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VA Provides Free Medallions

The Department of Veterans Affairs provides a medallion, by request, to be affixed to an existing, privately-purchased headstone or marker to signify the deceased's status as a Veteran. This device is furnished in lieu of a traditional Government headstone or grave marker for those Veterans whose death occurred on or after November 1, 1990, and whose grave in a private cemetery is marked with a privately purchased headstone or marker. Once a claim for a medallion is received and approved, VA will mail the medallion along with a kit that will allow the family or the staff of a private cemetery to affix the device to a headstone, grave marker, mausoleum or columbarium niche cover. This benefit is only applicable if the grave is marked with a privately purchased headstone or marker.

    

Benefits After Death

After a veteran dies, he or she technically no longer has a claim to disability benefits. However, there are certain circumstances in which a widow, widower or surviving child may be entitled to accrued benefits, or money from the Department of Veterans Affairs (VA). If you’re not sure whether you’re eligible contact your nearest VSO.

 

If you’re a surviving spouse or child, here are the circumstances in which you would be eligible to file for VA benefits:

1. There was a disability claim pending at the time of the veteran’s death.

2. A previously denied claim had new medical evidence in the VA claims file before the veteran died. 

3. A claim of clear and unmistakable error (CUE) was pending at the time of the veteran’s death. 

4. A veteran’s appeal on a denied disability claim was pending at death. 

5. The claim must be filed within one year after the veteran died.

    

Service Connection Update

VA’s authority to grant medical care and disability compensation largely depends on statues that establish “presumptions” of a service connection for diseases related to exposure to biological, chemical, or other toxic agents at a particular time and place, such as the Republic of Vietnam during January 9, 1962, through May 7, 1975. The VA uses reports from the National Academy of Sciences (NAS) and other scientific information available to establish “presumption of service connection,” but that may be difficult to do when exposure data is lacking. Next, VA proposes a regulation regarding the basis of the presumption connection and defines the eligibility criteria. Absent a presumption connection, the individual veteran will have a hard time getting compensation.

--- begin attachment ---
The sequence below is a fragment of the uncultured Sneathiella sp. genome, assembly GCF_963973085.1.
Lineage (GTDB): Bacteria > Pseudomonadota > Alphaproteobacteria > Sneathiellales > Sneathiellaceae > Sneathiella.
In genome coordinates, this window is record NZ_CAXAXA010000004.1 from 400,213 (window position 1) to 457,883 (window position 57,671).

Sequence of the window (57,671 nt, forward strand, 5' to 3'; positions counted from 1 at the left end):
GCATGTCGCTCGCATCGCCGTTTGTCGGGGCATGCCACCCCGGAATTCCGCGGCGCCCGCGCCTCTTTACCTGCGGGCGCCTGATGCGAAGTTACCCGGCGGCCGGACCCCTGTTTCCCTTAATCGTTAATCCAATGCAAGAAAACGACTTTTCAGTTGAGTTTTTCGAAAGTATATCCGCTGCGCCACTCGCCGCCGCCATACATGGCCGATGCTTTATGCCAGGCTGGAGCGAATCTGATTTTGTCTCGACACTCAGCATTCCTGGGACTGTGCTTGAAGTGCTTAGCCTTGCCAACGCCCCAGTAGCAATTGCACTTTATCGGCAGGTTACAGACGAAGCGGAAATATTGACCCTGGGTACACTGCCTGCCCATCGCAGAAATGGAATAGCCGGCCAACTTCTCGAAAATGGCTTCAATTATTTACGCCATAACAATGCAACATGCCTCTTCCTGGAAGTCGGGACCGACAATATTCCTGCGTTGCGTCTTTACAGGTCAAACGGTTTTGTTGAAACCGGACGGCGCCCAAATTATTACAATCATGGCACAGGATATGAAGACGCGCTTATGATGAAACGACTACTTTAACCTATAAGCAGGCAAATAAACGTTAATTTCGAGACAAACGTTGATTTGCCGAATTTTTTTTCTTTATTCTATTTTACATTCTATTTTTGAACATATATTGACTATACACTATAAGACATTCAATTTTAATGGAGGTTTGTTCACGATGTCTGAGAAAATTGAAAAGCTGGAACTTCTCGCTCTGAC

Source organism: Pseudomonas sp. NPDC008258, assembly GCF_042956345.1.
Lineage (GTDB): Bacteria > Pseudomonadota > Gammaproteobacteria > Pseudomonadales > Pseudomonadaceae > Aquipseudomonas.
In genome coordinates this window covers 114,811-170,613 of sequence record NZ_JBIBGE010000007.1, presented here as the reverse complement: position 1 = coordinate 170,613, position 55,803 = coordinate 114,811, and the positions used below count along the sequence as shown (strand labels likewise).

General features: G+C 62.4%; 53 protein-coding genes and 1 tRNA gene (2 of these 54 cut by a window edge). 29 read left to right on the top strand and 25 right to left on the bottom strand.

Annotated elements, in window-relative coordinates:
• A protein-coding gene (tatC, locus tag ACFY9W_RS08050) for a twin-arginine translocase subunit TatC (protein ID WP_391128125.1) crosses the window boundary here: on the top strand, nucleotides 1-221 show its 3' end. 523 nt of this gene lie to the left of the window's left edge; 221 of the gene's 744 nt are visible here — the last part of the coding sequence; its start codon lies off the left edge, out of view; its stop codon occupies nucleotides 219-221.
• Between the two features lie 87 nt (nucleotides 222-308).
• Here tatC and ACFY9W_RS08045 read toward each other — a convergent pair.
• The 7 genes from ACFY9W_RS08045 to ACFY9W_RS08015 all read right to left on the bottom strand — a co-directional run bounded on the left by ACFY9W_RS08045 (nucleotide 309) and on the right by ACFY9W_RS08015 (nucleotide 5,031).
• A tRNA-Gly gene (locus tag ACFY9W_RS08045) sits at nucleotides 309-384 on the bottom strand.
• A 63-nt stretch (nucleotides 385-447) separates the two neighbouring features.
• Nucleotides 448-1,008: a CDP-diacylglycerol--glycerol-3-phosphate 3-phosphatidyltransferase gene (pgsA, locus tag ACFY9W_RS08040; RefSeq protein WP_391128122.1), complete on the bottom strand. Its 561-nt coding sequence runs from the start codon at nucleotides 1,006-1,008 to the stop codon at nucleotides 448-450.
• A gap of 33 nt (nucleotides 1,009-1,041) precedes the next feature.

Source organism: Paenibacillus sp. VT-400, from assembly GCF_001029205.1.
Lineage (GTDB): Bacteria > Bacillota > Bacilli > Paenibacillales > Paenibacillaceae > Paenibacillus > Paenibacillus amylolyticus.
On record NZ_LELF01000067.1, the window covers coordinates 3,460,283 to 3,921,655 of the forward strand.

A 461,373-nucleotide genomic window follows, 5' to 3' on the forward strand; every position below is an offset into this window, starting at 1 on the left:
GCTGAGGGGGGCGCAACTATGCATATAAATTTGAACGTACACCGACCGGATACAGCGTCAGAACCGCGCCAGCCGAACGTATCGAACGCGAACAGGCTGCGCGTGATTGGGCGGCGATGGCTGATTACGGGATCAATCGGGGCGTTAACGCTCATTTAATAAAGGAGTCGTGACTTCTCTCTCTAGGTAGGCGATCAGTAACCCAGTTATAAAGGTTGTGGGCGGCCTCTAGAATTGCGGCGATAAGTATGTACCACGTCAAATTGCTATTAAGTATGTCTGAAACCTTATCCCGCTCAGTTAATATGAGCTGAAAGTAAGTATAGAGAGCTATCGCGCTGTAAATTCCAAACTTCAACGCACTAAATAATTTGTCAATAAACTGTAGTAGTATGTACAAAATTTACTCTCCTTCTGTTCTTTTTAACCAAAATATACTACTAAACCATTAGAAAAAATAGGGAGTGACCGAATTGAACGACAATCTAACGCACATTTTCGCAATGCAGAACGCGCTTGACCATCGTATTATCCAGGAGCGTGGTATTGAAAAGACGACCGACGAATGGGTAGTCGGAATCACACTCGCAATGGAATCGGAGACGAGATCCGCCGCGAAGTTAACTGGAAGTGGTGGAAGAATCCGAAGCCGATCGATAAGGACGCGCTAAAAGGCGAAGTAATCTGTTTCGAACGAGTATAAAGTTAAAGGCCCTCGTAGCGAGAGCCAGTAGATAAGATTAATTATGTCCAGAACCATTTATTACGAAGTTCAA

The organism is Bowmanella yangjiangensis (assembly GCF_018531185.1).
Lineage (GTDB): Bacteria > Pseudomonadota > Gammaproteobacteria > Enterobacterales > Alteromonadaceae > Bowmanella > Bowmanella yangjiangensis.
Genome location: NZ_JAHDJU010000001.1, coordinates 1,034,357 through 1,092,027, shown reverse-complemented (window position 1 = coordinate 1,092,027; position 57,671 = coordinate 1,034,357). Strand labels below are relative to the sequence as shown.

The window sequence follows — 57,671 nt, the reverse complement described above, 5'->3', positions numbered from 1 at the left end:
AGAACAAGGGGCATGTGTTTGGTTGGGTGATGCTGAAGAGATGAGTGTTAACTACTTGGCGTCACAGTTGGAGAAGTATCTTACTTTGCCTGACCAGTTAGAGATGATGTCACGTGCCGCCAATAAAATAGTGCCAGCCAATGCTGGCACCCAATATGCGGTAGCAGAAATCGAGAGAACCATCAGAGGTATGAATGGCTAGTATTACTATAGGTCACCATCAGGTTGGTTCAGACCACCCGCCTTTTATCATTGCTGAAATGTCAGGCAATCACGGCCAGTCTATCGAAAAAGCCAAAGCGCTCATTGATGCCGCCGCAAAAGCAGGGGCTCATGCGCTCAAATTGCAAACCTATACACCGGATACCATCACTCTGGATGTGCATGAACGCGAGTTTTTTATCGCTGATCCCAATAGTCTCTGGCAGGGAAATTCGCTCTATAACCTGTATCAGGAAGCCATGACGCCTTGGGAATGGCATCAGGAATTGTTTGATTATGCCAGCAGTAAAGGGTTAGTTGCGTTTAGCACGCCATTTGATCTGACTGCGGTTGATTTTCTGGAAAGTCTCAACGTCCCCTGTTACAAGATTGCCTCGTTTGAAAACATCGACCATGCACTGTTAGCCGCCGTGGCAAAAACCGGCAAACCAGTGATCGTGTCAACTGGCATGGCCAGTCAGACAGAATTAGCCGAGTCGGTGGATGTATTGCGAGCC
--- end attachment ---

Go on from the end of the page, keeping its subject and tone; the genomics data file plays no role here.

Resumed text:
One Way To Reopen A Claim

A veteran may reopen a finally adjudicated claim by submitting new and material evidence. New evidence means existing evidence not previously submitted to the VA. Material evidence means existing evidence that, by itself or when considered with previous evidence, relates to an unestablished fact necessary to substantiate the claim. New and material evidence can be neither cumulative nor redundant of the evidence of record and must raise a reasonable possibility of substantiating the claim. New and material evidence received prior to the expiration of the appeal period, or prior to the appealdecision if a timely appeal has been filed, will be considered as having been filed in connection with the claim which was pending at the beginning of the appealperiod.

    

Once a decision is made, if VA receives or associates relevant official service department records that existed and had not been associated with the claim when VAfirst decided the claim, VA will reconsider the claim. These records may include service records that are related to a claimed in-service event, injury, or disease; additional service records forwarded by the Department of Defense or the service department to VA any time after VA's original request for service records; or declassified records that could not have been obtained because the records were classified when VA decided the claim. This does not apply to records that VA could not have obtained when it decided the claim because the records did not exist, or because the veteran failed to provide sufficient information for VA to identify and obtain the records.

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